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Trade secrets are being stolen from U.S. companies at an astonishing rate, and the greatest threat is coming from corporate insiders. According to a survey released by Mountain View, Calif.-based Symantec Corp., a national leader in the data-protection business, more than 50% of departing employees carry their employers’ business information with them when they leave. That’s a remarkable rate, and a statement issued earlier this year by the Obama administration reports that the pace of these thefts is increasing. The administration also correctly points out that such theft “threatens American businesses, undermines national security and places the security of the U.S. economy in jeopardy.”

Unfortunately in North Carolina, where manufacturing plants, technology companies, medical centers and research institutes help power the national economy, many businesses are not doing enough to protect their valuable information. Corporate officers and directors must change that. They have a fiduciary responsibility to act in their companies’ best interests. This includes ensuring that business information is protected from corporate insiders who could use it to gain an unfair advantage over competitors.

What is a trade secret?

The first step toward better protecting trade secrets requires that business leaders understand what a trade secret is. Trade secrets are the “secret sauce” that distinguishes one company from another, and any business that believes it has an advantage over its competitors most likely owns information that is a trade secret. The U.S. Commerce Department affirmed this last year when it stated, “Innovation has a positive pervasive effect on the entire economy, and its benefits flow both upstream and downstream to every sector of the U.S. economy. Intellectual property is not just the final product of workers and companies — every job, in some way, produces, supplies, consumes or relies on innovation, creativity and commercial distinctiveness.”

Trade secrets can include, but are not limited to, manufacturing processes, formulas, marketing and business strategies, customer lists, training programs, search algorithms and recipes. The information can be a trade secret as long as it is of a business or technical nature and derives value from not being generally known. North Carolina, like most jurisdictions, also requires that the information cannot be readily ascertainable by independent development or reverse engineering.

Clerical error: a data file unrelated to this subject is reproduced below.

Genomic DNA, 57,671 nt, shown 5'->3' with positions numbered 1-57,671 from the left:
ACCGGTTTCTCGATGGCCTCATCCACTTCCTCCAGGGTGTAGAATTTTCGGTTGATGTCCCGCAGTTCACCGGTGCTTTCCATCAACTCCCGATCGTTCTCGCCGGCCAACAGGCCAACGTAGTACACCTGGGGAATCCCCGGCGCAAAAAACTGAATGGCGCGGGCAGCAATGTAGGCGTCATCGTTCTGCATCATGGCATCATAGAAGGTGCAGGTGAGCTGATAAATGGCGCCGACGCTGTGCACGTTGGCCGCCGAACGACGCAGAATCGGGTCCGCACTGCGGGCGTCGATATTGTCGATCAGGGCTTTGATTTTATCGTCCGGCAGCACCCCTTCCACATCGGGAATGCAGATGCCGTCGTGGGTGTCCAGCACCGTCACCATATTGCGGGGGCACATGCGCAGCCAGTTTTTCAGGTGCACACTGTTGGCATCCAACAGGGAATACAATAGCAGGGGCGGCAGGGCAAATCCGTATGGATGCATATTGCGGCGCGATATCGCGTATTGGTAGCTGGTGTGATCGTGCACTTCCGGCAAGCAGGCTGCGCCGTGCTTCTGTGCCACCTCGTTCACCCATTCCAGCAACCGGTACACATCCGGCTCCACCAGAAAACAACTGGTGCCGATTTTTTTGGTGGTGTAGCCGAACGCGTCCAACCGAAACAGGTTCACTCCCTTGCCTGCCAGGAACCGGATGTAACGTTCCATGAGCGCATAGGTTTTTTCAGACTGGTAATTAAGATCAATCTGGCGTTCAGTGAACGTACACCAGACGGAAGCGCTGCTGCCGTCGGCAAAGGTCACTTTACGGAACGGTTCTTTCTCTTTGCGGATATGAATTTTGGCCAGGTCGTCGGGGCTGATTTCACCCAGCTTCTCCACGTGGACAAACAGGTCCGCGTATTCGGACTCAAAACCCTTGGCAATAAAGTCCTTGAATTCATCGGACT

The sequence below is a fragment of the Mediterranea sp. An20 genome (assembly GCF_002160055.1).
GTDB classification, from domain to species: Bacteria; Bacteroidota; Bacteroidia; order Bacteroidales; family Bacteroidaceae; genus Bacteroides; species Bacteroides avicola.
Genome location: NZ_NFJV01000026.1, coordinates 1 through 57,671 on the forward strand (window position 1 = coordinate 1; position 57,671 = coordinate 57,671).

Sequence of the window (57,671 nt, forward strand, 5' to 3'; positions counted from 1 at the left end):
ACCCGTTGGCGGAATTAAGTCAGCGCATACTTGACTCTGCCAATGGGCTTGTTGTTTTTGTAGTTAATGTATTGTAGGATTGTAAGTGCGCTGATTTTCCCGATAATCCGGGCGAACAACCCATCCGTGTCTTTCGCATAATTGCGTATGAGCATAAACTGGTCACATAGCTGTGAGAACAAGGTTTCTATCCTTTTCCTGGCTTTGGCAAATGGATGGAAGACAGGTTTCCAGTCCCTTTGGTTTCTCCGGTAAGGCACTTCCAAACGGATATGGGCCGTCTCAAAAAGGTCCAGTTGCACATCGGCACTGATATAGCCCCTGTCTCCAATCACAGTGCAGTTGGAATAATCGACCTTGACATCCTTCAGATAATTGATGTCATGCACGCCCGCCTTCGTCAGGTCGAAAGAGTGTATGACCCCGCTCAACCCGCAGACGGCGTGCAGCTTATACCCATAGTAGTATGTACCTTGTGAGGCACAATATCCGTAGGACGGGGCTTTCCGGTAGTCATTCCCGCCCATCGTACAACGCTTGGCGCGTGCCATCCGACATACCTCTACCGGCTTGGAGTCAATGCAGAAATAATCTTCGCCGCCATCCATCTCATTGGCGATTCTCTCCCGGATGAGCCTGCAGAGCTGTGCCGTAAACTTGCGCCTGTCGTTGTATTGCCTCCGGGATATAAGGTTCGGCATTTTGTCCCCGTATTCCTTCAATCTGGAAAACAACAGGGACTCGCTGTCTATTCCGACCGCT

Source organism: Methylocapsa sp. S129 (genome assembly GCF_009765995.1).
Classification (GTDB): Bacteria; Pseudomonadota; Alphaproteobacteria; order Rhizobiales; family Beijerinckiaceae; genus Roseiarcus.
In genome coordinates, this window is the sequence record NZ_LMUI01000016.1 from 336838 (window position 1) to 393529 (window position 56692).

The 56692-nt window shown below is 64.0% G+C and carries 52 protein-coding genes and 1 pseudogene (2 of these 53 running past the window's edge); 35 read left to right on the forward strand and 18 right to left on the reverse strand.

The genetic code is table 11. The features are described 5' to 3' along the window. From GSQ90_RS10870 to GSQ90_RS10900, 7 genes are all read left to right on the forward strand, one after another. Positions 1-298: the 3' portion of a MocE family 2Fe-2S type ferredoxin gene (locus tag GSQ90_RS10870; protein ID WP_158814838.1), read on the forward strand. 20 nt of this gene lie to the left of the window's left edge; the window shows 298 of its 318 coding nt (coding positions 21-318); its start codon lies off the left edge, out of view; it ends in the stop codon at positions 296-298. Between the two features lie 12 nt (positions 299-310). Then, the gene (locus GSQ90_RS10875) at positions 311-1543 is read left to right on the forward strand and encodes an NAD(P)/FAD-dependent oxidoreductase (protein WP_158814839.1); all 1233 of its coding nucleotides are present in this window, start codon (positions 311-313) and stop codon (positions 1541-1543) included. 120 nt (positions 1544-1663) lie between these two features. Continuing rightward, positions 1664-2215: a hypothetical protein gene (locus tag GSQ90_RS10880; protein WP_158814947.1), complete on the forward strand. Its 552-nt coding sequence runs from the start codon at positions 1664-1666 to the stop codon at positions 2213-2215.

Finally, the owner of a trade secret must take steps to protect its confidentiality. Otherwise, it is not likely to be a secret.

Know your trade secrets

The second step is for business leaders to develop a better understanding of their companies’ trade secrets. Company officials must examine their operations from top to bottom, documenting valuable information. As part of the trade-secret audit, companies must determine who has access to the information, where records relating to it are stored and what the historic costs of developing it are. If an employee leaves and is believed to have taken company information, these audits place the company in a much better position to ask the courts to step in. In recent years, North Carolina courts have dismissed a significant number of lawsuits because plaintiffs — those hoping to protect their trade secrets — were unable to describe what their alleged trade secrets actually were. Audits will prevent this.

Culture of confidentiality

After conducting an audit, business leaders must take a third step: create a culture of confidentiality. They can do this by instituting the following measures:

Confidentiality agreements — New employees who are likely to have access to trade secrets should be required to acknowledge — in writing — that they will be entrusted with such information and that they will safeguard it. This makes clear, at the beginning of the relationship, that confidentiality is something the company takes seriously.